- Yaris characteristics with RAV4 practicality
- Modern interior with clear dials and easy-to-operate tech
- All models are packed with class leading safety kit as standard
- Back seat passengers will complain about limited leg if front seats are pushed well back
- Quite a lot of hard plastic surfaces inside the cabin
- The information screen behind the steering wheel is quite complicated
The Toyota Yaris has always had a very loyal fanbase over the years, but now the attraction has increased with the introduction of the all-new Yaris Cross. And it is a Cross by name and Cross by nature as Toyota has cleverly mixed up all that is good in the Yaris city car with the added practicality that SUV dimensions bring to the table.
And it’s not like Toyota is new to the SUV sector either as the RAV4 is now celebrating more than 25 years in the industry.
With prices starting from a competitive £22,515, customers can choose from richly-equipped trims called Icon, Design, Excel, Dynamic and a limited-run Premiere Edition. There is also the option to upgrade to intelligent all-wheel drive on the high-end models.
And it’s good to know that the Yaris Cross has been developed and built in Europe for European customers.
On The Road
The Yaris Cross is built on Toyota’s GA-B small car platform that combines the fourth-generation Toyota hybrid electric powertrain in an SUV package with the option of a lightweight AWD system on certain models.
At the heart is a 1.5-litre, three-cylinder hybrid engine that has the same basic structure as the larger 2.0-litre unit found in the Toyota Corolla and CH-R. The maximum output from the engine and electric motors is 114bhp with 120Nm of torque and those figures result in performance statistics that are not too bad at all. The 0-62mph sprint time is 11.2 seconds for FWD models and 11.8 seconds for AWD versions. And the maximum speed is 106mph.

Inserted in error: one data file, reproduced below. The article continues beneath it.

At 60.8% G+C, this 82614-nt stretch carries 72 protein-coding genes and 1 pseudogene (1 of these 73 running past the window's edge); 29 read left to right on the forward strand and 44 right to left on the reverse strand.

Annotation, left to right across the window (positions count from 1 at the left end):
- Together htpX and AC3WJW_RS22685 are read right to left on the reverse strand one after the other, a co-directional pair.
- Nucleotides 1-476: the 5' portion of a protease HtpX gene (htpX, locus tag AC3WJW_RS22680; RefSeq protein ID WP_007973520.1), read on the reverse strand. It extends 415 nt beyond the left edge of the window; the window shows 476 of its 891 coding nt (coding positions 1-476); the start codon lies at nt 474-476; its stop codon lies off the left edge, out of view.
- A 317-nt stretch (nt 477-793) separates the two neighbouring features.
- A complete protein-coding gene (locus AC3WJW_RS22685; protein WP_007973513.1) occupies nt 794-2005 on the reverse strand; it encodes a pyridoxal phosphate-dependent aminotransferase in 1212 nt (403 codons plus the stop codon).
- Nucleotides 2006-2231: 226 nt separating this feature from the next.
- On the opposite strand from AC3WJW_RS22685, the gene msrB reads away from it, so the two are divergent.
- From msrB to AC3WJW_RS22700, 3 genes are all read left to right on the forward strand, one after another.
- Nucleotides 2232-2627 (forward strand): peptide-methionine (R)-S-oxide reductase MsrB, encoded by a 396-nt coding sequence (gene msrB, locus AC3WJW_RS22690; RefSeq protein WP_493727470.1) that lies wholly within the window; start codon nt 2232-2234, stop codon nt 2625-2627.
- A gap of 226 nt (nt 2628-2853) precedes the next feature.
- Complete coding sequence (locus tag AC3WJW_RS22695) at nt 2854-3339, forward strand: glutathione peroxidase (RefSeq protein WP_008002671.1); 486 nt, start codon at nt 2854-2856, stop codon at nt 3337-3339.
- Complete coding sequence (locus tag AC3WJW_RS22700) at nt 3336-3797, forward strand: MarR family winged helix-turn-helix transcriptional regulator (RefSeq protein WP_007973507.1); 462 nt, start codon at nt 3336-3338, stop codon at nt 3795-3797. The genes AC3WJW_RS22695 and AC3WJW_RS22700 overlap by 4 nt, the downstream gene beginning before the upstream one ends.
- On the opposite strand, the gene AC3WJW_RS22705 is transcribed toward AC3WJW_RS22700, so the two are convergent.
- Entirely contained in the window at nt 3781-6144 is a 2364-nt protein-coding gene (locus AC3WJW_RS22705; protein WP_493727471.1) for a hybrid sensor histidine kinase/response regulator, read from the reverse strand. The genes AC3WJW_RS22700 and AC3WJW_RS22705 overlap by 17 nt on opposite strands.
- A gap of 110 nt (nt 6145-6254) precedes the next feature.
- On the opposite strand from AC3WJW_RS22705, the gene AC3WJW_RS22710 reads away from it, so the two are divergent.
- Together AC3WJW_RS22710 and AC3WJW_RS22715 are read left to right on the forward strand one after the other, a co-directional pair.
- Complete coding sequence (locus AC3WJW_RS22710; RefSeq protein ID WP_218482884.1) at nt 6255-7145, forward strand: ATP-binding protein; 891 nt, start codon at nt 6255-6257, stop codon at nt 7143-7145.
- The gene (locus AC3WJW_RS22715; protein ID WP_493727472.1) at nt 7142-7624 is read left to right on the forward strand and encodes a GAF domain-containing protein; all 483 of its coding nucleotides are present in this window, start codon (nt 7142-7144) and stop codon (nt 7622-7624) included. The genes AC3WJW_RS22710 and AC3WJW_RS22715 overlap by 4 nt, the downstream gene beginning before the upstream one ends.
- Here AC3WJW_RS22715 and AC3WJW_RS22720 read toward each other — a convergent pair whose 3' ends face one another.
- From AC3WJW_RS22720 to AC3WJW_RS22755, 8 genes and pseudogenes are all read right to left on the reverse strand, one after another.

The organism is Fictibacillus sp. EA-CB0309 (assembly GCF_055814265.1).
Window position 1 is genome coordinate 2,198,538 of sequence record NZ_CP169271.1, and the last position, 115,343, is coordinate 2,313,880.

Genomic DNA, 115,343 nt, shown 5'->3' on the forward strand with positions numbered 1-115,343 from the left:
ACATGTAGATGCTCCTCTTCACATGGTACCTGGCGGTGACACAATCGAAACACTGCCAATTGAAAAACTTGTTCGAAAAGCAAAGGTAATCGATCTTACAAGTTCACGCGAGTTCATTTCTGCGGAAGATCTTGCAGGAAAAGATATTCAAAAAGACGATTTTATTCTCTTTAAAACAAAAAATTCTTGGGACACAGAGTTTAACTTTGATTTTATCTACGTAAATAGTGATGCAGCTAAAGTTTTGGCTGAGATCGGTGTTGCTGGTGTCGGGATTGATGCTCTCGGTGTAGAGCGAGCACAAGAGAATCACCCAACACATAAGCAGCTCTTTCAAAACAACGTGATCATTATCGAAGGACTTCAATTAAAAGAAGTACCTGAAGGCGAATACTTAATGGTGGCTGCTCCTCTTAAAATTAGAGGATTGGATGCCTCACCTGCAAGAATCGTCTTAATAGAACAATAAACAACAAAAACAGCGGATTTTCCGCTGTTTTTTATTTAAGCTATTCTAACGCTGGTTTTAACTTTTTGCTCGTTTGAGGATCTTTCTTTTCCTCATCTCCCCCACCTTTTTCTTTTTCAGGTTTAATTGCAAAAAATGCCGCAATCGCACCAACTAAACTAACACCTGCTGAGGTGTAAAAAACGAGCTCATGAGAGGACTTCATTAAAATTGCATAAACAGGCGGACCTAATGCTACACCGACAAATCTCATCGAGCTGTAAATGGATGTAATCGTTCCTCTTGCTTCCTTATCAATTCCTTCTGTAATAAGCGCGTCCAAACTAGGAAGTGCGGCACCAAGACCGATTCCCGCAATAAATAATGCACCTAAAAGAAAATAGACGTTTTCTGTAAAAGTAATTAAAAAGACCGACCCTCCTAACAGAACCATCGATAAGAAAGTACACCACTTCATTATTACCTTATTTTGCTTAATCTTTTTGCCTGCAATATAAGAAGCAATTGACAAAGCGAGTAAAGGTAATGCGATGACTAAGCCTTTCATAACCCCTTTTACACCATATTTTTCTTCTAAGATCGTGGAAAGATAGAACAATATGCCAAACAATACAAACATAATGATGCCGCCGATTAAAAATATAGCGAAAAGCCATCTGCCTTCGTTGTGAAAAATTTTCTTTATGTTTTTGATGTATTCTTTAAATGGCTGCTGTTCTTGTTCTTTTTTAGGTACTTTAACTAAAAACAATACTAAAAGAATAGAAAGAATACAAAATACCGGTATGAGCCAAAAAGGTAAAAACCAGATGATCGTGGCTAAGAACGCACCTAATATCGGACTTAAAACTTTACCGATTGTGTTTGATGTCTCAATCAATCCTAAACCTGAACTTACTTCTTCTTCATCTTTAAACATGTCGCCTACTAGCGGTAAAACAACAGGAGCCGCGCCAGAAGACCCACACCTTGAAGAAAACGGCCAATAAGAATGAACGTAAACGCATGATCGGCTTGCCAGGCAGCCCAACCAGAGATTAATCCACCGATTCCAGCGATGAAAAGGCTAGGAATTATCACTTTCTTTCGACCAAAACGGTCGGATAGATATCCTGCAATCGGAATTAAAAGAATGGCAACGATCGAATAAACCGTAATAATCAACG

We opted for the high-end Yaris Cross Dynamic and it lived up to all the hype on a three-hour road trip that incorporated motorways, country lanes and busy town centres.
The acceleration is instant and there is ample power on tap to overtake slower moving traffic. The steering is nicely weighted and the road holding is confident through tighter bends.
There are drive modes called Normal, Eco and Power that alter the mannerisms of the Yaris Cross, along with an EV-only mode which is ideal when travelling through zero emission charge zones.
Shift the gear lever into B as opposed to D for Drive and the regenerative braking becomes much sharper virtually bringing the car to a standstill without touching the brake pedal.
The car also features the latest generation of automatic parking systems to make anyone look an expert when trying to manoeuvre into the tightest of spaces.
Performance and handling have always been key features of the Yaris, so even a slightly grown-up compact SUV version still needs to deliver. And it does just that.
The high rigid body helps to produce stable handling along with a comfortable ride and the car’s low centre of gravity means the vehicle feels well balanced into tighter bends.
The car features a new suspension system that has been specially developed with light weight structures. This helps with the agility and fun factor. In fairness, being slightly more mature than the Yaris and certainly the GR Yaris, this SUV version is still great to drive. Our car was riding on 18-inch wheels which seemed just right.
It fizzes through the lanes, but is composed on motorways alongside HGVs and it’s beautifully agile in busier town centres with the 5.3 metre turning radius making light work of three-point turns should you ignore the advice from the sat nav lady!
With improved insulation, occupants are treated to a nicely refined cabin with little road surface or wind noise filtering through.